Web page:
John Calvin

Chapter II. The Nature And Tendency Of The Knowledge Of God

By the knowledge of God, I intend not merely a notion that there is such a Being, but also an acquaintance with whatever we ought to know concerning Him, conducing to his glory and our benefit. For we cannot with propriety say, there is any knowledge of God where there is no religion or piety. I have no reference here to that species of knowledge by which men, lost and condemned in themselves, apprehend God the Redeemer in Christ the Mediator; but only to that first and simple knowledge, to which the genuine order of nature would lead us, if Adam had retained his innocence. For though, in the present ruined state of human nature, no man will ever perceive God to be a Father, or the Author of salvation, or in any respect propitious, but as pacified by the mediation of Christ; yet it is one thing to understand, that God our Maker supports us by his power, governs us by his providence, nourishes us by his goodness, and follows us with blessings of every kind, and another to embrace the grace of reconciliation proposed to us in Christ. Therefore, since God is first manifested, both in the structure of the world and in the general tenor of Scripture, simply as the Creator, and afterwards reveals himself in the person of Christ as a Redeemer, hence arises a twofold knowledge of him; of which the former is first to be considered, and the other will follow in its proper place. For though our mind cannot conceive of God, without ascribing some worship to him, it will not be sufficient merely to apprehend that he is the only proper object of universal worship and adoration, unless we are also persuaded that he is the fountain of all good, and seek for none but in him. This I maintain, not only because he sustains the universe, as he once made it, by his infinite power, governs it by his wisdom, preserves it by his goodness, and especially reigns over the human race in righteousness and judgment, exercising a merciful forbearance, and defending them by his protection; but because there cannot be found the least particle of wisdom, light, righteousness, power, rectitude, or sincere truth which does not proceed from him, and claim him for its author: we should therefore learn to expect and supplicate all these things from him, and thankfully to acknowledge what he gives us. For this sense of the divine perfections is calculated to teach us piety, which produces religion. By piety, I mean a reverence and love of God, arising from a knowledge of his benefits. For, till men are sensible that they owe every thing to God, that they are supported by his paternal care, that he is the Author of all the blessings they enjoy, and that nothing should be sought independently of him, they will never voluntarily submit to his authority; they will never truly and cordially devote themselves to his service, unless they rely upon him alone for true felicity.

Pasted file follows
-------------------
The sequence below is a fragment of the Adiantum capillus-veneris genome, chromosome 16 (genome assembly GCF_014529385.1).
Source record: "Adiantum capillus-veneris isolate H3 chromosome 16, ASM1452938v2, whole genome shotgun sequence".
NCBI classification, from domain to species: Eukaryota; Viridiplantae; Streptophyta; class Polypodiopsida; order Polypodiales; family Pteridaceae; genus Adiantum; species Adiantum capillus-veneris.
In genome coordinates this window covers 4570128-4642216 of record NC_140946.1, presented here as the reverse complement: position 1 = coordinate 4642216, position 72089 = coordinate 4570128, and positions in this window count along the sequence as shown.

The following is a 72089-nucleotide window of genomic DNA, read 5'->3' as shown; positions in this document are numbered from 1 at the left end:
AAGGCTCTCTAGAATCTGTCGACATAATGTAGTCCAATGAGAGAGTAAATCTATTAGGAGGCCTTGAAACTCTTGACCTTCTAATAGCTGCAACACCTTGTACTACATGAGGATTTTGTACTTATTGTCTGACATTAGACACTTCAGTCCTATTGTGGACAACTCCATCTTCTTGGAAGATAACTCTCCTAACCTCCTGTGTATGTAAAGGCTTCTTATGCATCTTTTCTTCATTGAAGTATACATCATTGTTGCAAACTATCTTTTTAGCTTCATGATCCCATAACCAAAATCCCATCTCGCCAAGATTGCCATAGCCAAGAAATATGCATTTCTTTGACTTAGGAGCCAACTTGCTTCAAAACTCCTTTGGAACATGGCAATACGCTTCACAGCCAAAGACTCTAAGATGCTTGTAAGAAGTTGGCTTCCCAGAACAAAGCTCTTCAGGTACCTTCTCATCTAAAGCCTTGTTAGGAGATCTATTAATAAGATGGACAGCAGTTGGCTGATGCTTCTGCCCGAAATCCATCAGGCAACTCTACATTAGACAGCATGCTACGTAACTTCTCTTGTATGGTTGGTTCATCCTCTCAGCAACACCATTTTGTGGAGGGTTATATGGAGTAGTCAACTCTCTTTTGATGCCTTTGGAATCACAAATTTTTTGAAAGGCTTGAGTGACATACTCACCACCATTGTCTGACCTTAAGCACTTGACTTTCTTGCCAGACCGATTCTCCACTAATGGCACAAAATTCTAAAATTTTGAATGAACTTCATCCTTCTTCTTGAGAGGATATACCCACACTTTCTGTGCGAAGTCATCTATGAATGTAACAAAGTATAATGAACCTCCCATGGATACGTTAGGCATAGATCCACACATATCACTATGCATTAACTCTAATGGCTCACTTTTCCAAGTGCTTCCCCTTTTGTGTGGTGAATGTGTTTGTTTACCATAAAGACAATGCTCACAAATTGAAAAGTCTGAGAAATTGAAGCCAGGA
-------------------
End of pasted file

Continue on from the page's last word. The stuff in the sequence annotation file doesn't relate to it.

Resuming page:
II. Cold and frivolous, then, are the speculations of those who employ themselves in disquisitions on the essence of God, when it would be more interesting to us to become acquainted with his character, and to know what is agreeable to his nature. For what end is answered by professing, with Epicurus, that there is a God, who, discarding all concern about the world, indulges himself in perpetual inactivity? What benefit arises from the knowledge of a God with whom we have no concern? Our knowledge of God should rather tend, first, to teach us fear and reverence; and, secondly, to instruct us to implore all good at his hand, and to render him the praise of all that we receive. For how can you entertain a thought of God without immediately reflecting, that, being a creature of his formation, you must, by right of creation, be subject to his authority? that you are indebted to him for your life, and that all your actions should be done with reference to him? If this be true, it certainly follows that your life is miserably corrupt, unless it be regulated by a desire of obeying him, since his will ought to be the rule of our conduct. Nor can you have a clear view of him without discovering him to be the fountain and origin of all good. This would produce a desire of union to him, and confidence in him, if the human mind were not seduced by its own depravity from the right path of investigation. For, even at the first, the pious mind dreams not of any imaginary deity, but contemplates only the one true God; and, concerning him, indulges not the fictions of fancy, but, content with believing him to be such as he reveals himself, uses the most diligent and unremitting caution, lest it should fall into error by a rash and presumptuous transgression of his will. He who thus knows him, sensible that all things are subject to his control, confides in him as his Guardian and Protector, and unreservedly commits himself to his care. Assured that he is the author of all blessings, in distress or want he immediately flies to his protection, and expects his aid. Persuaded of his goodness and mercy, he relies on him with unlimited confidence, nor doubts of finding in his clemency a remedy provided for all his evils. Knowing him to be his Lord and Father, he concludes that he ought to mark his government in all things, revere his majesty, endeavour to promote his glory, and obey his commands. Perceiving him to be a just Judge, armed with severity for the punishment of crimes, he keeps his tribunal always in view, and is restrained by fear from provoking his wrath. Yet he is not so terrified at the apprehension of his justice, as to wish to evade it, even if escape were possible; but loves him as much in punishing the wicked as in blessing the pious, because he believes it as necessary to his glory to punish the impious and abandoned, as to reward the righteous with eternal life. Besides, he restrains himself from sin, not merely from a dread of vengeance, but because he loves and reveres God as his Father, honours and worships him as his Lord, and, even though there were no hell, would shudder at the thought of offending him. See, then, the nature of pure and genuine religion. It consists in faith, united with a serious fear of God, comprehending a voluntary reverence, and producing legitimate worship agreeable to the injunctions of the law. And this requires to be the more carefully remarked, because men in general render to God a formal worship, but very few truly reverence him; while great ostentation in ceremonies is universally displayed, but sincerity of heart is rarely to be found.